Posts Tagged roman catholic church

Brooklyn diocese seeks to compensate sex abuse victims / The New York Times

“They are just very, very harmed individuals, and even when it happened such a long time ago, they are still exceedingly emotional about what happened.” (Camille S. Biros, compensation mediator)

The Roman Catholic Diocese of Brooklyn announced a program on Thursday (Jun. 22) that will seek to compensate hundreds of victims who were abused as children by its priests and deacons.

“The program is modeled on one begun last year by the Archdiocese of New York. Like that program, it will be run by Kenneth R. Feinberg and Camille S. Biros, mediators who administered the September 11th Victim Compensation Fund and awarded compensation to victims of abuse by Jerry Sandusky at Pennsylvania State University.

“‘I am well aware that no amount of money will ever heal the scars of abuse, but this program is a concrete expression of our contrition and our desire to make amends,’ Bishop Nicholas DiMarzio said in a written statement. ‘We hope it will help with the healing process and bring survivors some element of healing …

“Ms. Biros said that the main lesson learned by the mediators in New York so far was how hurt the victims are.

“‘They are just very, very harmed individuals and even when it happened such a long time ago, they are still exceedingly emotional about what happened.'”

By Sharon Otterman, The New York Times — Read more …

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Francis considers mandating consultation of laity in bishop selection / National Catholic Reporter

“While nuncios are currently allowed to consult laypeople when considering bishop candidates, they are not obligated to do so, and frequently put the focus of their consultations on current clergy members.”

One of the members of the Council of Cardinals said the group is considering whether to advise Pope Francis to make it mandatory for Vatican ambassadors to consult with laypeople before making recommendations for possible new bishops in the Catholic Church.

“Indian Cardinal Oswald Gracias suggested the nine-member group might recommend that ambassadors be instructed to consult with members of a diocese’s pastoral or finance councils before passing on names of who to consider for bishop.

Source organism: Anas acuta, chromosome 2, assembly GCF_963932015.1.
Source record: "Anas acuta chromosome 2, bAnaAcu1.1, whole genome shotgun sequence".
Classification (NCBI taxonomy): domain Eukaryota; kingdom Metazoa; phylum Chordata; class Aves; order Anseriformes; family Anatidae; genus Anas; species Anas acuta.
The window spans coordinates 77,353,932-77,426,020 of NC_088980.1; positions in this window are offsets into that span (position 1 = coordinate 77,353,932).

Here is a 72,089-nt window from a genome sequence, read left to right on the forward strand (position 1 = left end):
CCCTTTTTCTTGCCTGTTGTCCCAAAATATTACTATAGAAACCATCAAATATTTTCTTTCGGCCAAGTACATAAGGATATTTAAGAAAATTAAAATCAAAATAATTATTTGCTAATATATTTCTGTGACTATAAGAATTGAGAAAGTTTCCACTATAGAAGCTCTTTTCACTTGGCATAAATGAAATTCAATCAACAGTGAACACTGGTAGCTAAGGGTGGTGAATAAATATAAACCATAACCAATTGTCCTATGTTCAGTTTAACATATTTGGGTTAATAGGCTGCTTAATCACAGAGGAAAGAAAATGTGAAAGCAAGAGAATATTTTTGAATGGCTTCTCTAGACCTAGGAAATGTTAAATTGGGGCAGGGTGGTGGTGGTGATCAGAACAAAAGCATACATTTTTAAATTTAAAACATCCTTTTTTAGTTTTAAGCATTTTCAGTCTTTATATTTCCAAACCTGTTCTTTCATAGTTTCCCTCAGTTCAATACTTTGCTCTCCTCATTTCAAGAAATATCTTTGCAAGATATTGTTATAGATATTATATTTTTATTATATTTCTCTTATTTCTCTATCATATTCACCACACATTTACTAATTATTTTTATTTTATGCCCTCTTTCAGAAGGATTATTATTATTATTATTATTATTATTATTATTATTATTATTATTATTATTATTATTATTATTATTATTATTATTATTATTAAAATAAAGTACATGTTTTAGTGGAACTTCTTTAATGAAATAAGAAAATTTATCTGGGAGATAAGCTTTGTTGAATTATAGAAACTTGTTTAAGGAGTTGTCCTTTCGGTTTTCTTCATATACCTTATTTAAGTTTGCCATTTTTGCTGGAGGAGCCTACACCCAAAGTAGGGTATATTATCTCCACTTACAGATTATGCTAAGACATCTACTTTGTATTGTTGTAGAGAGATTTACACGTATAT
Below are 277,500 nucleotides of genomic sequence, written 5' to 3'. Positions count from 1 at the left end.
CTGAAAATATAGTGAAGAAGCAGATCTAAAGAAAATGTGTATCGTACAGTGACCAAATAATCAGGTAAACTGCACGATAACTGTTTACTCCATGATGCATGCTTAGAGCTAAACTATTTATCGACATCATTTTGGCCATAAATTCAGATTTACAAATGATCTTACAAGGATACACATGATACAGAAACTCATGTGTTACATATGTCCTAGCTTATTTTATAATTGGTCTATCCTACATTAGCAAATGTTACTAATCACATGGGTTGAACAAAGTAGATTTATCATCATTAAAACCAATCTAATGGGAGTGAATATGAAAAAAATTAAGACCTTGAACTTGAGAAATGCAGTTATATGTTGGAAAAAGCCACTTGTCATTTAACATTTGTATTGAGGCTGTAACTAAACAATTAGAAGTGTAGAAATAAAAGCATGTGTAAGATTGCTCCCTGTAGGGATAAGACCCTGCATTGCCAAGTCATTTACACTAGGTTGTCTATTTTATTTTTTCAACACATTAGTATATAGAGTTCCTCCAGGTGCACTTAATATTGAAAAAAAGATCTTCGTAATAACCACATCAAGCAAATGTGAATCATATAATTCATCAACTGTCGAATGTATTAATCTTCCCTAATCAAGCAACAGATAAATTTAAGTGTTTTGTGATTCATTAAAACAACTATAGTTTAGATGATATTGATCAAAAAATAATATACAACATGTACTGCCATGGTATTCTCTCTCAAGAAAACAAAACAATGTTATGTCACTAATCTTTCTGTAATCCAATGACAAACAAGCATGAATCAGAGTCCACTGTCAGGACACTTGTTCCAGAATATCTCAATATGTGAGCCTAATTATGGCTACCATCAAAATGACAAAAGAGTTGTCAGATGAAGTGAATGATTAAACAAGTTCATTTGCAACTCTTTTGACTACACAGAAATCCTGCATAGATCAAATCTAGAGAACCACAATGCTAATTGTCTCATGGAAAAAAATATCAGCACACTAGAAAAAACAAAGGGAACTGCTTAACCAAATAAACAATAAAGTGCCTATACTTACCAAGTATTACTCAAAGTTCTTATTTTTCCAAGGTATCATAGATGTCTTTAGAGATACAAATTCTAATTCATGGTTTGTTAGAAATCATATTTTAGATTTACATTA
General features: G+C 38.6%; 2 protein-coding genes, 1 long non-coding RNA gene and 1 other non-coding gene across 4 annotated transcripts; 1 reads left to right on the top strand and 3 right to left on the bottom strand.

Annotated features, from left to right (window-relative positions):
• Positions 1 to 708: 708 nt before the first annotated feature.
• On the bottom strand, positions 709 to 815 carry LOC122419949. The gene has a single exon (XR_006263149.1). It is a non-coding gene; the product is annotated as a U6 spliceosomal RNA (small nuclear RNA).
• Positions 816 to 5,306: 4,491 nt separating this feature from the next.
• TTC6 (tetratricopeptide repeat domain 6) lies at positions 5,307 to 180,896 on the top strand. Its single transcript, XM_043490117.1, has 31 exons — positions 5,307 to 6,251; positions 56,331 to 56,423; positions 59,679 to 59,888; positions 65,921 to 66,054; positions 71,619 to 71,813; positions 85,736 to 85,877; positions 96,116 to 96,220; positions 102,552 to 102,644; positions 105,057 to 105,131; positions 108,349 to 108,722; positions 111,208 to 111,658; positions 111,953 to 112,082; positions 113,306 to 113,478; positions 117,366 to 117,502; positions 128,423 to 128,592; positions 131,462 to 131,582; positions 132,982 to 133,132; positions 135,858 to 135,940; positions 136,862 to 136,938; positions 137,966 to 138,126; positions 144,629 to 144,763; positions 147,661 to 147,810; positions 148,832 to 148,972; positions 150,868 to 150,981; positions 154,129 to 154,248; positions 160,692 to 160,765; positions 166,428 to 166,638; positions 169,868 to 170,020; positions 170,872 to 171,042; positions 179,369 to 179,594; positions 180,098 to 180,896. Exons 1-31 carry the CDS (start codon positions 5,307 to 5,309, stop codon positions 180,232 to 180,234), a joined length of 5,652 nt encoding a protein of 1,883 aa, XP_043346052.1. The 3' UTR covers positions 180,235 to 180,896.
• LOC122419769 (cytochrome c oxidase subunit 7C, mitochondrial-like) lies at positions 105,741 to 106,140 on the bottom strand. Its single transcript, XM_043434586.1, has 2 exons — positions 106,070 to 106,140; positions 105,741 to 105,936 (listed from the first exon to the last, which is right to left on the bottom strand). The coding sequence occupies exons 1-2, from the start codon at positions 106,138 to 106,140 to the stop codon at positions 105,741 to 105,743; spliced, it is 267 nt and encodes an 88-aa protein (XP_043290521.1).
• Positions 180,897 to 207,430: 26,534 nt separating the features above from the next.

“‘This is a central matter for the church,’ Gracias said in a June 15 NCR interview. ‘The bishop is a central figure and the choice of a good bishop is very important for every church. If you choose the wrong person, things can be set back by years in the pastoral life of the church.'”

By Joshua J. McElwee, National Catholic Reporter — Read more …

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Catholic organizations launch new effort, ‘DeaconChat,’ to foster dialogue on women deacons

 

 

 

 

The Association of U.S. Catholic Priests, FutureChurch, and Voice of the Faithful are launching a new initiative to foster education and conversation on women deacons.

DeaconChat, brings Catholics―both lay and ordained―into dialogue.

On May 12, 2016, Pope Francis―responding to a question posed by members of the International Union of Superiors General―said that he would establish a commission to study the question of ordaining women deacons in the Roman Catholic Church. That commission was formally announced in August 2016 and began its work in November 2016.

“Already in 2013, AUSCP called for consideration of ordaining women deacons. As the papal commission continues its work, it is important that Catholics―lay and ordained―undergo their own study and discernment of the history and present possibility of ordaining women to the diaconate,” said Fr. Bob Bonnot, Chair of the Association of U.S. Catholic Priests. “DeaconChat provides that opportunity.”